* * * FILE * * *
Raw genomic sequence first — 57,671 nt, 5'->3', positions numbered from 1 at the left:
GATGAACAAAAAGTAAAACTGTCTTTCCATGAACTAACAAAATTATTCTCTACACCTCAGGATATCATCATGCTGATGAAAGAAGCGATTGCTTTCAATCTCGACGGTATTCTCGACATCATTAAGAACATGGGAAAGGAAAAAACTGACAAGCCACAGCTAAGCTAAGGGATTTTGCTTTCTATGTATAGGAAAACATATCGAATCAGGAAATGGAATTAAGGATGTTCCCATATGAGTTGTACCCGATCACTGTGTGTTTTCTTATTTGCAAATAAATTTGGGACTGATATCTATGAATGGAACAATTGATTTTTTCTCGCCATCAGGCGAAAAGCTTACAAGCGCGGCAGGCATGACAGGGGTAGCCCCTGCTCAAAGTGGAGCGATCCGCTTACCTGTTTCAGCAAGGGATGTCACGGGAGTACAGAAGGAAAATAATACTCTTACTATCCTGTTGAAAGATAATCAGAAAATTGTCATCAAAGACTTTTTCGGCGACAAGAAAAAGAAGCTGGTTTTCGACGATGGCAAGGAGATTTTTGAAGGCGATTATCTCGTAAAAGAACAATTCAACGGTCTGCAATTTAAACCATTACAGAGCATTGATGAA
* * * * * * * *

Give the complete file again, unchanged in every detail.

Raw genomic sequence first — 57,671 nt, 5'->3', positions numbered from 1 at the left:
GATGAACAAAAAGTAAAACTGTCTTTCCATGAACTAACAAAATTATTCTCTACACCTCAGGATATCATCATGCTGATGAAAGAAGCGATTGCTTTCAATCTCGACGGTATTCTCGACATCATTAAGAACATGGGAAAGGAAAAAACTGACAAGCCACAGCTAAGCTAAGGGATTTTGCTTTCTATGTATAGGAAAACATATCGAATCAGGAAATGGAATTAAGGATGTTCCCATATGAGTTGTACCCGATCACTGTGTGTTTTCTTATTTGCAAATAAATTTGGGACTGATATCTATGAATGGAACAATTGATTTTTTCTCGCCATCAGGCGAAAAGCTTACAAGCGCGGCAGGCATGACAGGGGTAGCCCCTGCTCAAAGTGGAGCGATCCGCTTACCTGTTTCAGCAAGGGATGTCACGGGAGTACAGAAGGAAAATAATACTCTTACTATCCTGTTGAAAGATAATCAGAAAATTGTCATCAAAGACTTTTTCGGCGACAAGAAAAAGAAGCTGGTTTTCGACGATGGCAAGGAGATTTTTGAAGGCGATTATCTCGTAAAAGAACAATTCAACGGTCTGCAATTTAAACCATTACAGAGCATTGATGAA